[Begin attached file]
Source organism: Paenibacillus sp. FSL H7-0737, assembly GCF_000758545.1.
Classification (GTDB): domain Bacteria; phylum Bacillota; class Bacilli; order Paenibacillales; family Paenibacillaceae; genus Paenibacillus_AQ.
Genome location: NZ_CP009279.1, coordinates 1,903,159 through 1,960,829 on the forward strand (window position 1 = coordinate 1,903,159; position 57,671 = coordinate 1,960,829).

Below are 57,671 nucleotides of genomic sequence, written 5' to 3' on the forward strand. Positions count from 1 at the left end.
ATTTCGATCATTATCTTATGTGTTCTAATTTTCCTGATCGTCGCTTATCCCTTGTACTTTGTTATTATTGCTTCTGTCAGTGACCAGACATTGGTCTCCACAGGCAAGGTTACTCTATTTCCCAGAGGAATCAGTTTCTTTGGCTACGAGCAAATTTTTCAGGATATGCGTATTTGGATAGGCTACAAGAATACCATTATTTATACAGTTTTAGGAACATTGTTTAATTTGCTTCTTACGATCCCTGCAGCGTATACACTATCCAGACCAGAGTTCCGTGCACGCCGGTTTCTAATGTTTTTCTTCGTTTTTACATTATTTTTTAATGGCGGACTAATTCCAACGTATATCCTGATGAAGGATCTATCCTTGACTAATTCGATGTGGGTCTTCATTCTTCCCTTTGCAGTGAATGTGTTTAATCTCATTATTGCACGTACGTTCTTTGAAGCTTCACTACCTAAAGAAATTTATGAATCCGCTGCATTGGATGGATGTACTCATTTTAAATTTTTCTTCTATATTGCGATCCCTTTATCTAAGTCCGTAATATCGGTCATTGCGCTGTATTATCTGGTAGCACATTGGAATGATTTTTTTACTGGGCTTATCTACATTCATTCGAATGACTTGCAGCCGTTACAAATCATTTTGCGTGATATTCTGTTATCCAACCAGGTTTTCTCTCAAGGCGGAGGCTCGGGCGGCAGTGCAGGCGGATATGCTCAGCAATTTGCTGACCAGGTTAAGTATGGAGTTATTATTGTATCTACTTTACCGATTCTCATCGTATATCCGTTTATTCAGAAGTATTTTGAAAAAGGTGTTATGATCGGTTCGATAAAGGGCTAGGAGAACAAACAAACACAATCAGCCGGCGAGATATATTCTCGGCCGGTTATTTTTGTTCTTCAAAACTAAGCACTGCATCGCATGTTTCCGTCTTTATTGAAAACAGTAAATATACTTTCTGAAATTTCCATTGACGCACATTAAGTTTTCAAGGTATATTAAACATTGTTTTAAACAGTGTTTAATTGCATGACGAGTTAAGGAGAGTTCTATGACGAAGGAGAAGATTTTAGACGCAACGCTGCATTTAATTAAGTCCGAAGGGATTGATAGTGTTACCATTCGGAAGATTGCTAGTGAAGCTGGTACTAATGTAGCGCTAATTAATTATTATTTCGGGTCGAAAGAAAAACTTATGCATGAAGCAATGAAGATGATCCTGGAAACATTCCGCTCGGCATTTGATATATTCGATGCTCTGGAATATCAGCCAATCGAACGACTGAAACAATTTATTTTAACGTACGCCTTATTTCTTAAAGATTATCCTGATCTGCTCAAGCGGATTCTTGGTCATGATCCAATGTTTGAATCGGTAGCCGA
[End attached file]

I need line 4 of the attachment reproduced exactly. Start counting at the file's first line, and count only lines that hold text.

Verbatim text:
Below are 57,671 nucleotides of genomic sequence, written 5' to 3' on the forward strand. Positions count from 1 at the left end.